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NPR

Did Obama's Policies Help, Or Hinder, The Economy?

On the campaign trail, Mitt Romney has accused President Obama of making the recession worse. Unemployment is still high, but the president's defenders say the economy would be worse off if not for measures taken by the administration.
NPR

One Roof, Three Generations, Many Decisions

To cope with the hard times, millions of families have pulled together — stacking two, three, even four generations on top of one another. An NPR series explores the lives of three multigenerational households struggling with issues of money, duty and love.
NPR

Another Tech Bubble? Maybe Not

With Instagram sold to Facebook for $1 billion and Facebook itself expected to be valued at up to $100 billion in its initial public offering, some feel they're reliving the last tech bubble. But some analysts say this time is different. The new generation of tech entrepreneurs tends to reinvest its winnings in even more ideas.
NPR

Panama Booms While Poor Watch From Afar

A major expansion of the Panama Canal is fueling the tiny Central American country's economy. Last year, Panama's economy grew by more than 10 percent. But with roughly one-third of the country's people living in poverty, critics say the growth is primarily benefiting a small elite.
NPR

World Bank Selects Another American Leader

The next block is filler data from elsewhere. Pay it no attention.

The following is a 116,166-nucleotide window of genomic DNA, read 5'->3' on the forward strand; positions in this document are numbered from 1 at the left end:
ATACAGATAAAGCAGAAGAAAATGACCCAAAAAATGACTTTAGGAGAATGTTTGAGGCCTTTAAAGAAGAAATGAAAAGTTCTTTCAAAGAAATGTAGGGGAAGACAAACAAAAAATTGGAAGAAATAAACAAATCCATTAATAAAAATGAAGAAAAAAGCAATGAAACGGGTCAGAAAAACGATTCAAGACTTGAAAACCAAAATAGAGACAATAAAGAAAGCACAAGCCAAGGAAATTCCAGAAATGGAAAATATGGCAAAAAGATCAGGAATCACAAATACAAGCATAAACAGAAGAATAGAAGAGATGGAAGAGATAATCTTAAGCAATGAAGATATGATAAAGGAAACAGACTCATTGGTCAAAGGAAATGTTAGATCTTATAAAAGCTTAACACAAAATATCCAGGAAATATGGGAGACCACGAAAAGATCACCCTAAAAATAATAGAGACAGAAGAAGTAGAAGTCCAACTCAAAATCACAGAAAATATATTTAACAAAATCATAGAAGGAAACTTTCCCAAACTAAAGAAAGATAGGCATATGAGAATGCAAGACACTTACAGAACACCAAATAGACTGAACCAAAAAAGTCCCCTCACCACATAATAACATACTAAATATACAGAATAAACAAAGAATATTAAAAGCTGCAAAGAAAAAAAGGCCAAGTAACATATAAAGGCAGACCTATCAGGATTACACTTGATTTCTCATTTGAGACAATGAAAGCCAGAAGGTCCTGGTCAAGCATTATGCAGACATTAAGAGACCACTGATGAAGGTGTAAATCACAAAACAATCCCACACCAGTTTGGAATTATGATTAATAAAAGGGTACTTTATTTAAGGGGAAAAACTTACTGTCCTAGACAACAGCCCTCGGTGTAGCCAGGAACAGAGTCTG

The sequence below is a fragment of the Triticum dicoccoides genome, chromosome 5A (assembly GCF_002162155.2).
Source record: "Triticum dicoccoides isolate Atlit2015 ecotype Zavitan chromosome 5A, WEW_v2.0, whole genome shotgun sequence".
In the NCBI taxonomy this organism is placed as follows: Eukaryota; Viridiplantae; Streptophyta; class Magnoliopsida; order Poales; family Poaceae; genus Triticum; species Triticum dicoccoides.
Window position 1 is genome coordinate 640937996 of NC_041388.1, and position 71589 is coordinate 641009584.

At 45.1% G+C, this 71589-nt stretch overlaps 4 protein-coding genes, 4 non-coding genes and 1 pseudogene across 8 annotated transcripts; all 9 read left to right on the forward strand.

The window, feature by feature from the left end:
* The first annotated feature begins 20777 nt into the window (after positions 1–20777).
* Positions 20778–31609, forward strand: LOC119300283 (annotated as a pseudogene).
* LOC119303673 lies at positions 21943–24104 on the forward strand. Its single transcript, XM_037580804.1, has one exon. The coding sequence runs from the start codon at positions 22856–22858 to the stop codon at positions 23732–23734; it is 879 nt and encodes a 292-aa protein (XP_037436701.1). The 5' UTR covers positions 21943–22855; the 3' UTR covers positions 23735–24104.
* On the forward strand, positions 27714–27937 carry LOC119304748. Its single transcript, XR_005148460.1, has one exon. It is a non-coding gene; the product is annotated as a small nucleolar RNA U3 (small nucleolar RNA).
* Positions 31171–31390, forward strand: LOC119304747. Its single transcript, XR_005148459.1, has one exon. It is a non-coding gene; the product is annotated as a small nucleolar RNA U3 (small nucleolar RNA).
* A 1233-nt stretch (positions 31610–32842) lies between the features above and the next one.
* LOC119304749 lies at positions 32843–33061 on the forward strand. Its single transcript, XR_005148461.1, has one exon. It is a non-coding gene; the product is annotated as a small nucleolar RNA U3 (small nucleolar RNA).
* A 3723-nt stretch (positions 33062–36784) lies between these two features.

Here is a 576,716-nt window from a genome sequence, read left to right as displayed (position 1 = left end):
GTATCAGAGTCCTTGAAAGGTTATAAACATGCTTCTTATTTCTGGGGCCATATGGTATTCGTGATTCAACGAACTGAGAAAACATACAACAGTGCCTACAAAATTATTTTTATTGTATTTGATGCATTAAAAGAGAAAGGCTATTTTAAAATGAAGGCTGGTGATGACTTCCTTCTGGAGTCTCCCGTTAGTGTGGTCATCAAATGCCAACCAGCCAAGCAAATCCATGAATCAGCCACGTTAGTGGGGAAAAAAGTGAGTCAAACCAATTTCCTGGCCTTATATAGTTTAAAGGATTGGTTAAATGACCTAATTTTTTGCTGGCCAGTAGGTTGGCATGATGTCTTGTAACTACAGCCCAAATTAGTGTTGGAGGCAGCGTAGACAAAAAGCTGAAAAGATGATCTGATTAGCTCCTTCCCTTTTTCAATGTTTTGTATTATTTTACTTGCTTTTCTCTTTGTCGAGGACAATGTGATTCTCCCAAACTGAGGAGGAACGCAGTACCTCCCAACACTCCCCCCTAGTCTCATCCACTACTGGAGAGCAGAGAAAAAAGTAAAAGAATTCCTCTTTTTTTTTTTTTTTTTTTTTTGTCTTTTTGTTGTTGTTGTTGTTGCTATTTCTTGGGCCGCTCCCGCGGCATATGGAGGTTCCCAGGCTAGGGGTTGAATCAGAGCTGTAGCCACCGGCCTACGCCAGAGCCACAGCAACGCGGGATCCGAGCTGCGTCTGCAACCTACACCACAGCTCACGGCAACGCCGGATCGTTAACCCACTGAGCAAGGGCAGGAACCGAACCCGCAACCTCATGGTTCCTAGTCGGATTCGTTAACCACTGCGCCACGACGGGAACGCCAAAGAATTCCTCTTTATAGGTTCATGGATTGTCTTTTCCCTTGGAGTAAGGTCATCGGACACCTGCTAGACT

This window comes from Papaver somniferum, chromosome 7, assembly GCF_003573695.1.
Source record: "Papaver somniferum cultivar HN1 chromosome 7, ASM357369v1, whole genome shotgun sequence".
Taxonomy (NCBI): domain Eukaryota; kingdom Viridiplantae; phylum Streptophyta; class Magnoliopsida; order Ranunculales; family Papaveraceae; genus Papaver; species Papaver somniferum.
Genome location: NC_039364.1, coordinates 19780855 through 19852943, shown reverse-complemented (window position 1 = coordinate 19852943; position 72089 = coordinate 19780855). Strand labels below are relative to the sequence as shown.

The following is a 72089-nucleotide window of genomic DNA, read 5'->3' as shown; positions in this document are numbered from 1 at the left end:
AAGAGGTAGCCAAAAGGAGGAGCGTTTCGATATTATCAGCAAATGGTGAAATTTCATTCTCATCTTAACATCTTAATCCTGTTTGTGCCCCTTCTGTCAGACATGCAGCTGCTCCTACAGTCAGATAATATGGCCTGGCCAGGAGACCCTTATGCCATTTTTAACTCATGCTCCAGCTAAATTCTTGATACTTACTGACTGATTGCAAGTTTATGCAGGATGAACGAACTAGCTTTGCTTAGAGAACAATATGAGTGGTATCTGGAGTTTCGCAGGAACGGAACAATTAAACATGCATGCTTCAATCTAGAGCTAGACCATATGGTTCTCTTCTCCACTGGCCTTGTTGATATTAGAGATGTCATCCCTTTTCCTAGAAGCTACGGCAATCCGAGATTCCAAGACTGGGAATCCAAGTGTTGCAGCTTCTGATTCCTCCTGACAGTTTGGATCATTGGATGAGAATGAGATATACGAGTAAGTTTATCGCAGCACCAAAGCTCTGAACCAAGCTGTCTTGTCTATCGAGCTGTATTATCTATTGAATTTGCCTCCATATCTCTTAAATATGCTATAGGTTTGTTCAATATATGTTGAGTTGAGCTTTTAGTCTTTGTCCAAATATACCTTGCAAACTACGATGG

The World Bank has named Dr. Jim Yong Kim as its new president. Kim is a Korean-born American and currently the president of Dartmouth University. Kim is a health expert who doesn't have strong finance credentials. Audie Cornish talks with John Ydstie about Kim's appointment.
NPR

Will The Housing Market Bounce Back This Spring?

Foreclosure filings in March fell to their lowest level in four years. Some analysts see the market healing and turning around, yet others argue the next wave of foreclosures are just around the corner. NPR's Chris Arnold discusses how housing markets are faring across the nation.
WAMU 88.5

Virginia Universities Draw Criticism For Tech Transfer Programs

As federal and state funds for higher education dry up, many universities are putting new emphasis on Tech Transfer -- patenting and licensing inventions made by faculty members. These inventions can be profitable, but critics warn there are pitfalls."

NPR

'New Rules For Everyday Foodies'

George Mason University Economist Tyler Cowen talks to Steve Inskeep about his new book, An Economist Gets Lunch: New Rules for Everyday Foodies. Cowen criticizes people he calls food snobs, but at the same time, he admits that label also applies to him.

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